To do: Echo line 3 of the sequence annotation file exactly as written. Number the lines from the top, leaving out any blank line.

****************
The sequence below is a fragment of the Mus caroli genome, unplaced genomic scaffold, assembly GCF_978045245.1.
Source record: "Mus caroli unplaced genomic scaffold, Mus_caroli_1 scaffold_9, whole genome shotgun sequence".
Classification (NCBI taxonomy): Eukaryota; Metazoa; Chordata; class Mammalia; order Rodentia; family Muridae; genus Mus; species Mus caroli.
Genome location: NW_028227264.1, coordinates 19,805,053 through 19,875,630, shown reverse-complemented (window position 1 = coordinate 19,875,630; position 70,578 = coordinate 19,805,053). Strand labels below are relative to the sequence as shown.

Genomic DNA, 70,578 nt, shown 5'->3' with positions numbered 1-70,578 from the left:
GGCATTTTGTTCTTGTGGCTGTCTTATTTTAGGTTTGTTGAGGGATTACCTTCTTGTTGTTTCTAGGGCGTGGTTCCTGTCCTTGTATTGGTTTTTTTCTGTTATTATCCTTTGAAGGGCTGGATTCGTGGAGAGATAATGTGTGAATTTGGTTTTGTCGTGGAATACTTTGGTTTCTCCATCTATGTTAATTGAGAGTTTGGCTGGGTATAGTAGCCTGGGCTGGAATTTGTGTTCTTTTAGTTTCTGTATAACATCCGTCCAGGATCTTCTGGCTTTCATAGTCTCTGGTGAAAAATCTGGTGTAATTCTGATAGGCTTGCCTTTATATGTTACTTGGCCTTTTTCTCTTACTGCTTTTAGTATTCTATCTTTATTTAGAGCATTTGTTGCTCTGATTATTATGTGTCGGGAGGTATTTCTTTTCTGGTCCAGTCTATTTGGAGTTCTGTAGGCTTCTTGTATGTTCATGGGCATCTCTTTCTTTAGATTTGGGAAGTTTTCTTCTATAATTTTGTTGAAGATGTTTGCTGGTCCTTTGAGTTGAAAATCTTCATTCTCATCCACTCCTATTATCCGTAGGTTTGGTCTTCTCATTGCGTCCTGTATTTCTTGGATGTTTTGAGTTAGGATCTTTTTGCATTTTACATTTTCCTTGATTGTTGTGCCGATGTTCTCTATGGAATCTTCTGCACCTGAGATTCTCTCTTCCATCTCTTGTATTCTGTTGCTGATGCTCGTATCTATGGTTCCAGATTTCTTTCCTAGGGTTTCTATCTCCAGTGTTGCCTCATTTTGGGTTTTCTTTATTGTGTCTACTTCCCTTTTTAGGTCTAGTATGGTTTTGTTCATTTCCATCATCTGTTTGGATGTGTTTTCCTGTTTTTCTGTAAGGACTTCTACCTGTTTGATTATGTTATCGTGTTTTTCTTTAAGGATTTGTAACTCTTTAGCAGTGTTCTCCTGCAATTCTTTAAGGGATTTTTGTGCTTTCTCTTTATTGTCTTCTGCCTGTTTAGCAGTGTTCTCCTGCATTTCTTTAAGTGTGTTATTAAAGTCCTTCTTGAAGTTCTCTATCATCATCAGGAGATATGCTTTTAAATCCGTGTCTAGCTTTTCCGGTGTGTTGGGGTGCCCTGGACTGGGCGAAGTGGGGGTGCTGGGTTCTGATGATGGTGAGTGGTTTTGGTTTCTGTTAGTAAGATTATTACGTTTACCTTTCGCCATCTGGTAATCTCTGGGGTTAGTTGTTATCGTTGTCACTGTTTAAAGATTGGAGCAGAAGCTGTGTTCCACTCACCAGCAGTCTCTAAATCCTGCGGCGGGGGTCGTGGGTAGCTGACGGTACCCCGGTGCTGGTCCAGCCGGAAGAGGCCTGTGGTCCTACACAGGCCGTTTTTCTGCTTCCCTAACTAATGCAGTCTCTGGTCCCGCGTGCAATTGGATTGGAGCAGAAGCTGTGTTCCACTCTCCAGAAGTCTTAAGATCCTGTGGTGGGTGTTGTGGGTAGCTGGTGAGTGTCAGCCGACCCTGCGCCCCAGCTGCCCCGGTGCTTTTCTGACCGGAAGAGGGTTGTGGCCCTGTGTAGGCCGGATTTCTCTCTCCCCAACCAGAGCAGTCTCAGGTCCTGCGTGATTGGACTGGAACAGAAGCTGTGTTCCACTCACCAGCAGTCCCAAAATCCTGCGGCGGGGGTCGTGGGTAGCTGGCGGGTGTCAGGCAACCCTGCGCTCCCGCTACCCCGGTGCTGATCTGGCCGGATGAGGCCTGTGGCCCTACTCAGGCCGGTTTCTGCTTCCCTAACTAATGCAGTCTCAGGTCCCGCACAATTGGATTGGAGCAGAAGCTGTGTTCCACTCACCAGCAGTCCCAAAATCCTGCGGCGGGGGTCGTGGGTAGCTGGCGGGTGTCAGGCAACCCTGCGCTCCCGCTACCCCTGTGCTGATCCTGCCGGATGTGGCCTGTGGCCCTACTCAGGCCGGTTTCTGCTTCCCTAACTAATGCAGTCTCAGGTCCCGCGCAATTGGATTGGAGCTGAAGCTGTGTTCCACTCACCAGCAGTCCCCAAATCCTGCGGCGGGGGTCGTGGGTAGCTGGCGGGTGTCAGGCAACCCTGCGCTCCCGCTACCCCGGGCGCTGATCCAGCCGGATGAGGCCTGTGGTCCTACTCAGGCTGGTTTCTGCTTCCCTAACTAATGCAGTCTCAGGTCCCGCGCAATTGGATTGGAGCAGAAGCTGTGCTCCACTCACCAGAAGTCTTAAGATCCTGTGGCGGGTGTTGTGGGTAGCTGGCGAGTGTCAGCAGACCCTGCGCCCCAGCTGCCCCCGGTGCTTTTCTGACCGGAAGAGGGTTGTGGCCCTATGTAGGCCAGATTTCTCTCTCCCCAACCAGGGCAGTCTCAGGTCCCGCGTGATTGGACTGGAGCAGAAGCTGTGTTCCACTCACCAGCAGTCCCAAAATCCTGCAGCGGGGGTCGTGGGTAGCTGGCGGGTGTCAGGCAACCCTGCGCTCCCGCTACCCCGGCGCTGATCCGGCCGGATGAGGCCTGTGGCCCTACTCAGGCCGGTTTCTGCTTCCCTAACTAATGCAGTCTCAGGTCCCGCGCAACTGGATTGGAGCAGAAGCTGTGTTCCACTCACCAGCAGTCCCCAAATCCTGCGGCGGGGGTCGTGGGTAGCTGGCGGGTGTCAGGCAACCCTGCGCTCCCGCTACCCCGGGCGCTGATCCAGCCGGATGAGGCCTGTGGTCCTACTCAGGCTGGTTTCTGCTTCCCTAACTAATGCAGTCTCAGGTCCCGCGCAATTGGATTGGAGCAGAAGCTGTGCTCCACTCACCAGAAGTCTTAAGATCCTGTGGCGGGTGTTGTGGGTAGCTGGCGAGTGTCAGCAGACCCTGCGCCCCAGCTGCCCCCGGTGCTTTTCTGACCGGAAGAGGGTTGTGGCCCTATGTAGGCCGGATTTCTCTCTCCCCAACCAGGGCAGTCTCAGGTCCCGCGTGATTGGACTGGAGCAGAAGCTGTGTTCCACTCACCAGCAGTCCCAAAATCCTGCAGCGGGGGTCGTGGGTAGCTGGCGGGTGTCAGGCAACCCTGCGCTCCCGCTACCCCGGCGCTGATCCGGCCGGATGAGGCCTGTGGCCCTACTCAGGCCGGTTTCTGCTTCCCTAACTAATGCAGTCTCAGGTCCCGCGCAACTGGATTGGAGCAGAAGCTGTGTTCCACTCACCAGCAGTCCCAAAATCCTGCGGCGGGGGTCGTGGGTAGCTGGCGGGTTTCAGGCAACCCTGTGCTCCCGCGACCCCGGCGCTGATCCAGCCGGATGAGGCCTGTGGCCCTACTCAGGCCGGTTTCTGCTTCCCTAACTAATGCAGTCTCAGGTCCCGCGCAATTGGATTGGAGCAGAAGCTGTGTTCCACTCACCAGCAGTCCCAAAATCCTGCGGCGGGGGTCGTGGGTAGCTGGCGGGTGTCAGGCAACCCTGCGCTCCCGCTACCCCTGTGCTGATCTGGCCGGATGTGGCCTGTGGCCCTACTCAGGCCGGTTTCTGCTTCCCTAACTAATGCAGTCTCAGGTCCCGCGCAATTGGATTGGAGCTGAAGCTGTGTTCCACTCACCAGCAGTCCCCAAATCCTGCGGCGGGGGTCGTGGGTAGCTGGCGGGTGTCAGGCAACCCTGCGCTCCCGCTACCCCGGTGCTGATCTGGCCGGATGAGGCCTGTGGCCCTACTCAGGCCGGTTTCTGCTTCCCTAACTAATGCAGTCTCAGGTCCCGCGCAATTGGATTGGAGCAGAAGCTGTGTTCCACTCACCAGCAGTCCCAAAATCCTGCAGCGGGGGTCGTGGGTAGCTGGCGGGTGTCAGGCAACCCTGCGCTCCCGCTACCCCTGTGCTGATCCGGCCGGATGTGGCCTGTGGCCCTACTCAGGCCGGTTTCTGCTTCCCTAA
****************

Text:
Classification (NCBI taxonomy): Eukaryota; Metazoa; Chordata; class Mammalia; order Rodentia; family Muridae; genus Mus; species Mus caroli.